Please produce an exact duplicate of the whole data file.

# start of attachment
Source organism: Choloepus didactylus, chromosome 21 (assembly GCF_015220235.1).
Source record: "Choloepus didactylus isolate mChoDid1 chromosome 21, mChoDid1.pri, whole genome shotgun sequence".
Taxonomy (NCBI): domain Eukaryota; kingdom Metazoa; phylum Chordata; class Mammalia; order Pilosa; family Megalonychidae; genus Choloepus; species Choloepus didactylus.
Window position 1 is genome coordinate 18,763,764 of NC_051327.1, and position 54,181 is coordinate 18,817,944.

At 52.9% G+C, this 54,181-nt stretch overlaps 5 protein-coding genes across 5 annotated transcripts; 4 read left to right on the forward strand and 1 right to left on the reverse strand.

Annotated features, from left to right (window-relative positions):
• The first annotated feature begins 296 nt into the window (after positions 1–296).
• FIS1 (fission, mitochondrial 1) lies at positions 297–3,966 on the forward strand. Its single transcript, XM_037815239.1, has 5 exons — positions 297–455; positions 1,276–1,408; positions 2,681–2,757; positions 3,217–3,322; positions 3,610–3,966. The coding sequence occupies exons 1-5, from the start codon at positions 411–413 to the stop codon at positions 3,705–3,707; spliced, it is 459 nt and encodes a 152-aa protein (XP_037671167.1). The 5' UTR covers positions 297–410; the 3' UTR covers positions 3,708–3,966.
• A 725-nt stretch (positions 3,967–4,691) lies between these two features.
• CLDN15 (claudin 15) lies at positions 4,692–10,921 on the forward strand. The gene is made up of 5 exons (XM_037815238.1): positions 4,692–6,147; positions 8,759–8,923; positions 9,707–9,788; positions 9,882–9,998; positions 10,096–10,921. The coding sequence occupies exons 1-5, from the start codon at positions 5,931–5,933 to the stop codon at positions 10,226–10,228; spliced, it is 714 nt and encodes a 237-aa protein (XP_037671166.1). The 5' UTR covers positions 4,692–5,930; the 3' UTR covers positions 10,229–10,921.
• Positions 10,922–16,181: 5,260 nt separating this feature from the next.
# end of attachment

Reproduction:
Source organism: Choloepus didactylus, chromosome 21 (assembly GCF_015220235.1).
Source record: "Choloepus didactylus isolate mChoDid1 chromosome 21, mChoDid1.pri, whole genome shotgun sequence".
Taxonomy (NCBI): domain Eukaryota; kingdom Metazoa; phylum Chordata; class Mammalia; order Pilosa; family Megalonychidae; genus Choloepus; species Choloepus didactylus.
Window position 1 is genome coordinate 18,763,764 of NC_051327.1, and position 54,181 is coordinate 18,817,944.

At 52.9% G+C, this 54,181-nt stretch overlaps 5 protein-coding genes across 5 annotated transcripts; 4 read left to right on the forward strand and 1 right to left on the reverse strand.

Annotated features, from left to right (window-relative positions):
• The first annotated feature begins 296 nt into the window (after positions 1–296).
• FIS1 (fission, mitochondrial 1) lies at positions 297–3,966 on the forward strand. Its single transcript, XM_037815239.1, has 5 exons — positions 297–455; positions 1,276–1,408; positions 2,681–2,757; positions 3,217–3,322; positions 3,610–3,966. The coding sequence occupies exons 1-5, from the start codon at positions 411–413 to the stop codon at positions 3,705–3,707; spliced, it is 459 nt and encodes a 152-aa protein (XP_037671167.1). The 5' UTR covers positions 297–410; the 3' UTR covers positions 3,708–3,966.
• A 725-nt stretch (positions 3,967–4,691) lies between these two features.
• CLDN15 (claudin 15) lies at positions 4,692–10,921 on the forward strand. The gene is made up of 5 exons (XM_037815238.1): positions 4,692–6,147; positions 8,759–8,923; positions 9,707–9,788; positions 9,882–9,998; positions 10,096–10,921. The coding sequence occupies exons 1-5, from the start codon at positions 5,931–5,933 to the stop codon at positions 10,226–10,228; spliced, it is 714 nt and encodes a 237-aa protein (XP_037671166.1). The 5' UTR covers positions 4,692–5,930; the 3' UTR covers positions 10,229–10,921.
• Positions 10,922–16,181: 5,260 nt separating this feature from the next.